The invisible aurora borealis: a new discovery in space science

Aurora Borealis is a phenomenon that has long attracted the attention of scientists and astronomy enthusiasts. They are observed as flickering colored ribbons in the sky and are the result of the interaction of charged particles with the Earth’s atmosphere. However, researchers from Arizona State University have discovered a new type of aurora borealis that is invisible to the human eye.

This discovery was made through satellite observations in the infrared. The researchers installed infrared instruments on near-Earth satellites and discovered that there is another type of aurora borealis that is only visible in the infrared. This invisible shimmering aurora is produced by the interaction of energetic cosmic particles and carbon dioxide in the Earth’s atmosphere.

The main difference of this invisible aurora borealis from the usual one is its inaccessibility for observation by the naked eye. It does not create colorful celestial “shows” and remains unnoticed by humans. Nevertheless, thanks to the new discovery scientists got new means for studying aurora borealis and deeper understanding of processes taking place in the upper layers of atmosphere.

According to Katrina Bossert, one of the researchers, their research offers a new way to observe the Earth’s aurora from space. She also notes that different auroral emissions can be associated with different altitudes and particle energies. This discovery extends our knowledge of the aurora borealis and helps us better understand the interaction of the upper atmosphere with space.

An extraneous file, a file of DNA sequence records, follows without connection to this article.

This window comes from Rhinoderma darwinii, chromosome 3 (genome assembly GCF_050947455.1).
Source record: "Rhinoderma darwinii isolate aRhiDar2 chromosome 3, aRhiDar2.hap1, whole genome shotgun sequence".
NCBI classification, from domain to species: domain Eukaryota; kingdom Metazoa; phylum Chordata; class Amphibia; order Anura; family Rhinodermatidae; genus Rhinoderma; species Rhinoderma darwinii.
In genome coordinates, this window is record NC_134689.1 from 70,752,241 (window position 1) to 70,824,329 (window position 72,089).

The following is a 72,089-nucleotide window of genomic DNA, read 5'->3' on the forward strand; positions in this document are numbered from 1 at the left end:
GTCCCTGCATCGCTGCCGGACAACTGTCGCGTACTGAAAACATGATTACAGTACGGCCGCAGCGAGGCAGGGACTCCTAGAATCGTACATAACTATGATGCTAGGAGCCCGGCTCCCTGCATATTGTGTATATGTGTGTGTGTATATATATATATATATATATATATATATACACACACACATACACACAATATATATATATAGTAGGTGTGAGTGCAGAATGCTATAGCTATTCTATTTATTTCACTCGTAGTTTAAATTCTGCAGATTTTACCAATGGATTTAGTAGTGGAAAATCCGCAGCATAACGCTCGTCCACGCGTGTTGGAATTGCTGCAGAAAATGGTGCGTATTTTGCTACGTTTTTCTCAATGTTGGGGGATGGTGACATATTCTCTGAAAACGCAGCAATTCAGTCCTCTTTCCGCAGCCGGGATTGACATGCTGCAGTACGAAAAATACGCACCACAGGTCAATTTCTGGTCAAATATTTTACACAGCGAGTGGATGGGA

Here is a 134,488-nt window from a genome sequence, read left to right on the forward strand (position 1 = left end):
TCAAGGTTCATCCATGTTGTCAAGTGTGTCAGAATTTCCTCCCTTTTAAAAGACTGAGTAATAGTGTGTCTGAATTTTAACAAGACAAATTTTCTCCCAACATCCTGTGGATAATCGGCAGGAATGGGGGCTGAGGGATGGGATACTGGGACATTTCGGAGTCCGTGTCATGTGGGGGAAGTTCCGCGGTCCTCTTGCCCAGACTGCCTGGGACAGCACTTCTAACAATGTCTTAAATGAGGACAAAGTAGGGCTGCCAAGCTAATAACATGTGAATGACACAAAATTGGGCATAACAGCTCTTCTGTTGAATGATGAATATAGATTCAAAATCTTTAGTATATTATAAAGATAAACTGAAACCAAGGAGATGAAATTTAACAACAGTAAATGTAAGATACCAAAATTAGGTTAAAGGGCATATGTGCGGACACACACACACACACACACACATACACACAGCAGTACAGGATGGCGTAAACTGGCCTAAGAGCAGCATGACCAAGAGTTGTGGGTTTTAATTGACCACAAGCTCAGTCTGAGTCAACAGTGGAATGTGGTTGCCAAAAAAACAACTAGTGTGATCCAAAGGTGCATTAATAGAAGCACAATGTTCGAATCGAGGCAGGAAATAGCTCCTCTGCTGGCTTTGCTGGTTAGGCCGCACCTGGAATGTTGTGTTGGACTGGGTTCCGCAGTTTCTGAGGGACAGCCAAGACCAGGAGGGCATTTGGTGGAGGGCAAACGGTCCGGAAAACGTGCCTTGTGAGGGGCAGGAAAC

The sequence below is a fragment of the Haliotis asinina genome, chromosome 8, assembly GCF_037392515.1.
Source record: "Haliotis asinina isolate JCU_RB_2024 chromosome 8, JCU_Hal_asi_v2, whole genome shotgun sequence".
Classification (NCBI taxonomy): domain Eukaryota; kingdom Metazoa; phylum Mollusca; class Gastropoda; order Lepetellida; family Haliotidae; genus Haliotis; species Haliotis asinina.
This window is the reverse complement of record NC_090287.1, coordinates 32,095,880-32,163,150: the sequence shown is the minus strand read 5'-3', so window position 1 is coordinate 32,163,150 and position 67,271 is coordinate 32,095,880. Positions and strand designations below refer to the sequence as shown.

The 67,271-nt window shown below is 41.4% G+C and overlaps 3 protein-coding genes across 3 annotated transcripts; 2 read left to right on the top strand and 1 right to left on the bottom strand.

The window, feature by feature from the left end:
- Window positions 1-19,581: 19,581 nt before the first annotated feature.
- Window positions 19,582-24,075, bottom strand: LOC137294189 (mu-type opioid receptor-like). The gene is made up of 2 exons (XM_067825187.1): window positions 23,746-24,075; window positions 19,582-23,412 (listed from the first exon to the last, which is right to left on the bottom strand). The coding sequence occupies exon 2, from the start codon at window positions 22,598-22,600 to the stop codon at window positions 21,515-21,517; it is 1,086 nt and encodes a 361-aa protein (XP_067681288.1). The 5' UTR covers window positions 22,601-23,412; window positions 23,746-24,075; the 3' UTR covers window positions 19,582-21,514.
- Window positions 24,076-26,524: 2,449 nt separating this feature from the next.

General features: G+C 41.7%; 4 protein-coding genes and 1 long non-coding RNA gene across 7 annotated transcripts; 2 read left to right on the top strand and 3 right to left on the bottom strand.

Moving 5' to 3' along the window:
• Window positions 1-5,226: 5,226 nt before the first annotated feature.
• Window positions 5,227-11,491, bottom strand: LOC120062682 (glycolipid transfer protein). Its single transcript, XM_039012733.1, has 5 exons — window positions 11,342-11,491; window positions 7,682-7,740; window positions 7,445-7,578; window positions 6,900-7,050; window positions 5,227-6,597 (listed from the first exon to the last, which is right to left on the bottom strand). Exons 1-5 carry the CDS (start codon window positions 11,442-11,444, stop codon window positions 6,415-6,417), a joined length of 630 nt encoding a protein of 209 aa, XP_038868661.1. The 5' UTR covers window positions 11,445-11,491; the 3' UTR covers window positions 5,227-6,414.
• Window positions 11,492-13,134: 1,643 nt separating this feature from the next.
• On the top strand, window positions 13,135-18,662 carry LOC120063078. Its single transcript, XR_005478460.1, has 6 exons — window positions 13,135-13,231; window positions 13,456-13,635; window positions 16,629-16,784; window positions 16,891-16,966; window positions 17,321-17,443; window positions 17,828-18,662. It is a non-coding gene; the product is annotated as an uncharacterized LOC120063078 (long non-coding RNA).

It is interesting to note that the Earth’s atmosphere has a layered structure, where the lowest and densest layer is called the troposphere. This layer is near the Earth’s surface and has a direct influence on the weather. The thinnest layers of the atmosphere are at the top, in the thermosphere and ionosphere, which overlap each other at 80 to 700 kilometers above the Earth’s surface. It is in these layers that the colorful auroras we know usually occur.

Notify of

Inline Feedbacks
View all comments
Would love your thoughts, please comment.x